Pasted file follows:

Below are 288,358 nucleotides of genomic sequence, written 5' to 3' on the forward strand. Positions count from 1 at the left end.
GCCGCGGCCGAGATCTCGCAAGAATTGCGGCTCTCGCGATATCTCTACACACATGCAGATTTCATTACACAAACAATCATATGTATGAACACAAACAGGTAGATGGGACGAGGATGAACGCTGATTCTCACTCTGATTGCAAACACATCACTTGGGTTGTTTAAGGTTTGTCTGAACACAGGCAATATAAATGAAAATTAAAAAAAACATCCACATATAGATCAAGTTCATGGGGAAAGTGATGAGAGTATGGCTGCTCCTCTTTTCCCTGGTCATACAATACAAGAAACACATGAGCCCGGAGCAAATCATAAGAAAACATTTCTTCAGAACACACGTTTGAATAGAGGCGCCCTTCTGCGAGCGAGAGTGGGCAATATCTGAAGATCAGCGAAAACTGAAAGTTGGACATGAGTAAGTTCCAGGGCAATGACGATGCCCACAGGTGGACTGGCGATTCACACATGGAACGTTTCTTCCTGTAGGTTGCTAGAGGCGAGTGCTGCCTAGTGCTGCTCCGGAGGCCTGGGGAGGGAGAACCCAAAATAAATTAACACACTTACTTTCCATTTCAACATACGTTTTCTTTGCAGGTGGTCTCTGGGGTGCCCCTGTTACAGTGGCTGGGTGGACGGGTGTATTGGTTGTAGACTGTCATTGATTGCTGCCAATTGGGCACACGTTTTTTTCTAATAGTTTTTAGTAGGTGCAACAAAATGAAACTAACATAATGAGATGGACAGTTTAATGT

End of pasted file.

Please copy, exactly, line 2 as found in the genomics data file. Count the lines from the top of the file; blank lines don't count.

GCCGCGGCCGAGATCTCGCAAGAATTGCGGCTCTCGCGATATCTCTACACACATGCAGATTTCATTACACAAACAATCATATGTATGAACACAAACAGGTAGATGGGACGAGGATGAACGCTGATTCTCACTCTGATTGCAAACACATCACTTGGGTTGTTTAAGGTTTGTCTGAACACAGGCAATATAAATGAAAATTAAAAAAAACATCCACATATAGATCAAGTTCATGGGGAAAGTGATGAGAGTATGGCTGCTCCTCTTTTCCCTGGTCATACAATACAAGAAACACATGAGCCCGGAGCAAATCATAAGAAAACATTTCTTCAGAACACACGTTTGAATAGAGGCGCCCTTCTGCGAGCGAGAGTGGGCAATATCTGAAGATCAGCGAAAACTGAAAGTTGGACATGAGTAAGTTCCAGGGCAATGACGATGCCCACAGGTGGACTGGCGATTCACACATGGAACGTTTCTTCCTGTAGGTTGCTAGAGGCGAGTGCTGCCTAGTGCTGCTCCGGAGGCCTGGGGAGGGAGAACCCAAAATAAATTAACACACTTACTTTCCATTTCAACATACGTTTTCTTTGCAGGTGGTCTCTGGGGTGCCCCTGTTACAGTGGCTGGGTGGACGGGTGTATTGGTTGTAGACTGTCATTGATTGCTGCCAATTGGGCACACGTTTTTTTCTAATAGTTTTTAGTAGGTGCAACAAAATGAAACTAACATAATGAGATGGACAGTTTAATGT